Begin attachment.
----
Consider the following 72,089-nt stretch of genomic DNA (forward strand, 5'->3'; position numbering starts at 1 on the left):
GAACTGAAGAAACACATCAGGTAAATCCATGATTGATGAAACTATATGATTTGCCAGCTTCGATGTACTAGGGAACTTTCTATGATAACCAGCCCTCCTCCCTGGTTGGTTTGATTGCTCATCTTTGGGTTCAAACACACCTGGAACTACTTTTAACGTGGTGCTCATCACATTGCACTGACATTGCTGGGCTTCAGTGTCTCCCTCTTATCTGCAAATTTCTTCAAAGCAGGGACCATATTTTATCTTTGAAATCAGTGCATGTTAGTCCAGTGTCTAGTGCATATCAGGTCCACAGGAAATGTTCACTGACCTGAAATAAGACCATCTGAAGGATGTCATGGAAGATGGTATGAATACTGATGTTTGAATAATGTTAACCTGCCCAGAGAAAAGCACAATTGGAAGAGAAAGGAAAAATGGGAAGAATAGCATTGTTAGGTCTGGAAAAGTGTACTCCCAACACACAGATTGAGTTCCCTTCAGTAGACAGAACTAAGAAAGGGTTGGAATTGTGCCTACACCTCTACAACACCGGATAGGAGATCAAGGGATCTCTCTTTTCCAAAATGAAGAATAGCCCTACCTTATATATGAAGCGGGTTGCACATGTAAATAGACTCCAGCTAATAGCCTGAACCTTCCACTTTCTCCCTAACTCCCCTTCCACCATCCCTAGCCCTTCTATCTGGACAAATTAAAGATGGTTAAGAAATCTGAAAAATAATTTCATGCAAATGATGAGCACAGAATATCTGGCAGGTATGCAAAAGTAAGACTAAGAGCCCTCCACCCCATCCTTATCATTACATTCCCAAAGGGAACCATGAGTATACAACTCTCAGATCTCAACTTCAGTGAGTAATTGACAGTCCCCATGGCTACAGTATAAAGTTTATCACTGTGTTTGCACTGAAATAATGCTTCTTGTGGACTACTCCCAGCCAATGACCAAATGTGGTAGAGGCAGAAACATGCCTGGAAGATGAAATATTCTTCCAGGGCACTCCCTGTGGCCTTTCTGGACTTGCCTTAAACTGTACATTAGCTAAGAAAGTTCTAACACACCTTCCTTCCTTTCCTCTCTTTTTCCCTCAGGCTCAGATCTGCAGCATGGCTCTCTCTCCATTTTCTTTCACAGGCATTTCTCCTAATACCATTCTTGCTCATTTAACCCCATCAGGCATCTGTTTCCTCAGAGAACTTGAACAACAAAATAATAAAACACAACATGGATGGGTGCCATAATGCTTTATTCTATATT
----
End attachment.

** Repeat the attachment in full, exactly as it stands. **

Consider the following 72,089-nt stretch of genomic DNA (forward strand, 5'->3'; position numbering starts at 1 on the left):
GAACTGAAGAAACACATCAGGTAAATCCATGATTGATGAAACTATATGATTTGCCAGCTTCGATGTACTAGGGAACTTTCTATGATAACCAGCCCTCCTCCCTGGTTGGTTTGATTGCTCATCTTTGGGTTCAAACACACCTGGAACTACTTTTAACGTGGTGCTCATCACATTGCACTGACATTGCTGGGCTTCAGTGTCTCCCTCTTATCTGCAAATTTCTTCAAAGCAGGGACCATATTTTATCTTTGAAATCAGTGCATGTTAGTCCAGTGTCTAGTGCATATCAGGTCCACAGGAAATGTTCACTGACCTGAAATAAGACCATCTGAAGGATGTCATGGAAGATGGTATGAATACTGATGTTTGAATAATGTTAACCTGCCCAGAGAAAAGCACAATTGGAAGAGAAAGGAAAAATGGGAAGAATAGCATTGTTAGGTCTGGAAAAGTGTACTCCCAACACACAGATTGAGTTCCCTTCAGTAGACAGAACTAAGAAAGGGTTGGAATTGTGCCTACACCTCTACAACACCGGATAGGAGATCAAGGGATCTCTCTTTTCCAAAATGAAGAATAGCCCTACCTTATATATGAAGCGGGTTGCACATGTAAATAGACTCCAGCTAATAGCCTGAACCTTCCACTTTCTCCCTAACTCCCCTTCCACCATCCCTAGCCCTTCTATCTGGACAAATTAAAGATGGTTAAGAAATCTGAAAAATAATTTCATGCAAATGATGAGCACAGAATATCTGGCAGGTATGCAAAAGTAAGACTAAGAGCCCTCCACCCCATCCTTATCATTACATTCCCAAAGGGAACCATGAGTATACAACTCTCAGATCTCAACTTCAGTGAGTAATTGACAGTCCCCATGGCTACAGTATAAAGTTTATCACTGTGTTTGCACTGAAATAATGCTTCTTGTGGACTACTCCCAGCCAATGACCAAATGTGGTAGAGGCAGAAACATGCCTGGAAGATGAAATATTCTTCCAGGGCACTCCCTGTGGCCTTTCTGGACTTGCCTTAAACTGTACATTAGCTAAGAAAGTTCTAACACACCTTCCTTCCTTTCCTCTCTTTTTCCCTCAGGCTCAGATCTGCAGCATGGCTCTCTCTCCATTTTCTTTCACAGGCATTTCTCCTAATACCATTCTTGCTCATTTAACCCCATCAGGCATCTGTTTCCTCAGAGAACTTGAACAACAAAATAATAAAACACAACATGGATGGGTGCCATAATGCTTTATTCTATATT